The Long and Short of Robert Moses

Urban planning has an antichrist. His name is Robert Moses. He was larger than life: he built parks, roads, and a ton of buildings all around New York State, was in power for over 40 years, and for a while held over a dozen offices. Why antichrist? Well, when it came to NYC, he served the god Automobile over all others. He cut highways through once-functional neighborhoods, he fought viciously against public transit, and then tried to criss-cross Manhattan with even more highways. On top of it all, his haughty, cavalier attitude makes him easy to hate. A few choice quotes: “Let’s be sensible. How do you visualize the area that we cleared out for the Fordham expansion downtown? They needed the space. Now I ask you,what was that neighborhood? It was a Puerto Rican slum. Do you remember it? Yeah, well I lived there for many years and it was the worst slum in New York. And you want to leave it there?” “I raise my stein to the builder who can remove ghettos without removing people as I hail the chef who can make omelets without breaking eggs.” “Cities are for traffic.” “Those who can, build. Those who can’t, criticize.”
Charming.

In addition to being memorialized all over New York, Moses was also the subject of one of the seminal books of urban planning: The Power Broker. If you’re into biographies, you may have heard of its author, Robert Caro. He is, bar none, the best biographer I have ever read. He is exhaustive. He is comprehensive. So although his prose is fluid and a pleasure to read, the 1200 brick that is his Moses biography is a tough sell. Ok. More like: “Read THIS?!? Nope.”


So when one of my current HISP209 students shared another option for learning about Moses, I all but shouted with glee. A comic about Moses’ life could solve the two intractable problems with Caro’s opus (1) it’s not a giant dense brick of information and (2) it mentions Jane Jacobs. Yeah, have I mentioned this yet? The Power Broker doesn’t cover the antagonism between Moses and Jacobs. Apparently Caro wrote the chapter but then cut it out when the manuscript got too long for comfort. Why he cut this in particular, I’ll never know. That is one conflict anyone interested in planning history needs to know.

So when I found out about this graphic novel I thought it may be an answer to my prayers. Moses v Jacobs? Check. Not 1200 pages long? Check. Pretty pictures? Even from the web I could tell that was a resounding check. I breathlessly waited for the book to be delivered, and then cracked it open with relish. And then…. Sad trombone.

Very pretty, yes. But there's no content here.
Very pretty, yes. But there’s no content here.

I wish I could tell you it’s good. Or even just okay. After all, it’s not a 4-inch-thick magnum opus. I wasn’t expecting it to be. What I was expecting was a book worthy of France’s long tradition of graphic novels (did I mention the authors are French?) But, non. Eet eez terryble! A compleet waste of time. The flaws are numerous and they keep coming:

– There is a complete lack of narrative thread. Instead, the book consists almost entirely of vignettes and lists. Any “story” focuses on society ladies or other irrelevant stuff. And for a book subtitled “The Master Builder of New York City” precious little actually takes place in NYC.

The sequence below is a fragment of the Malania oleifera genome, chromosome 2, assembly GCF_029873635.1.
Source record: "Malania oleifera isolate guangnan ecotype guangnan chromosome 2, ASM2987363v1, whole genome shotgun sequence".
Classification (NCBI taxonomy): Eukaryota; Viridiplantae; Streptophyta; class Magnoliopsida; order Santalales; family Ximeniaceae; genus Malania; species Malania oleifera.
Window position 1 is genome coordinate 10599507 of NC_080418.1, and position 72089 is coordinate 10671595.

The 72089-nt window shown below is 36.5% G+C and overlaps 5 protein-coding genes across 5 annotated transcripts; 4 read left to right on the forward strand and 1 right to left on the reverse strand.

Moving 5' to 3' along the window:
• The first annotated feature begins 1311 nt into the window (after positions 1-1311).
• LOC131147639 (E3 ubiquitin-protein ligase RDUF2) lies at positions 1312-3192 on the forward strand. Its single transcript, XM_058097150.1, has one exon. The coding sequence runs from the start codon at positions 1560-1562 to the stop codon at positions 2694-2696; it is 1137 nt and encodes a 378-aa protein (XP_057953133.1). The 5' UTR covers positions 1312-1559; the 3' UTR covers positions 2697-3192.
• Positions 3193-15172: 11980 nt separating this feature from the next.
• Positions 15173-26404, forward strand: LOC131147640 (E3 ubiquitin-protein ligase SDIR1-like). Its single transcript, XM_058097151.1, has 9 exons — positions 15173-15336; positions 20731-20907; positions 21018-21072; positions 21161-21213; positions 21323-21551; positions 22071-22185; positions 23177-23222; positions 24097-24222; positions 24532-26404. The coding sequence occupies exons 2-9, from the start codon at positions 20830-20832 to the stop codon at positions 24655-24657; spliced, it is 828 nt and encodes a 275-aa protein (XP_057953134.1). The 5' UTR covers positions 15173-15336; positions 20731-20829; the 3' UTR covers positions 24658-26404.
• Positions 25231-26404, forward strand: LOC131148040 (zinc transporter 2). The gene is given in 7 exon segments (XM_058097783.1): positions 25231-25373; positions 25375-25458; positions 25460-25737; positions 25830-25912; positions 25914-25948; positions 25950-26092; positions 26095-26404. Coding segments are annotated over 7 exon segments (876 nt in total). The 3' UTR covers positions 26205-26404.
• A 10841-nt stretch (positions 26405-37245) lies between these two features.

– The pictures of buildings are gorgeous, but the people are often unrecognizable and inconsistently drawn. So even if there was a narrative, it would be really tough to follow.
– The tone is as inconsistent as the drawings. Is Moses a villain? A hero? Are people suffering or is this a flapper-era romp? The authors can’t seem to decide. Maybe they were trying to be neutral, or undo the generally accepted view of Moses as a villain. But really all we get is disjointed facts: he was discriminated against at Yale because of his Jewish background (Boohoo! Maybe you shouldn’t have chosen the Slytherin of the Ivy League) but then basically hated Jews anyway. He built housing Blacks weren’t welcome in but his pools were technically not segregated (not mentioned is that he built most parks and pools in non-Black neighborhoods.) You get the idea.
– the fact that Moses didn’t drive but built lots of highways is repeated four times in just over 100 pages. Now I’m all for emphasizing important stuff but at some point, you’ve just over salted your steak.
The last nail on the coffin is the ridiculously bad English. I really have to wonder how this book even went to press. There are grammatical errors, spelling errors, sentences that make no sense. I asked my husband to read this and his first comment was: “what language was this written in?!?” As a native French speaker, I’m baffled at how bad the writing is. It’s not like there aren’t LOTS of people who can translate French into English. Or, you know, proofread.

Final verdict about Robert Moses: The Master Builder of New York City: Blech. I am disappoint. Sadface.
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So: if you want to read a good graphic novel relevant for urban planning, you can try lots of other French titles like La Foire Aux Immortels by Enki Bilal or anything by Sempé.

But if you want to learn about Robert Moses, just bite the bullet, invest in a bookmark, and tackle The Power Broker. You’ll actually learn something, and believe it or not, you’ll enjoy it. Plus, that book will develop your arm muscles.

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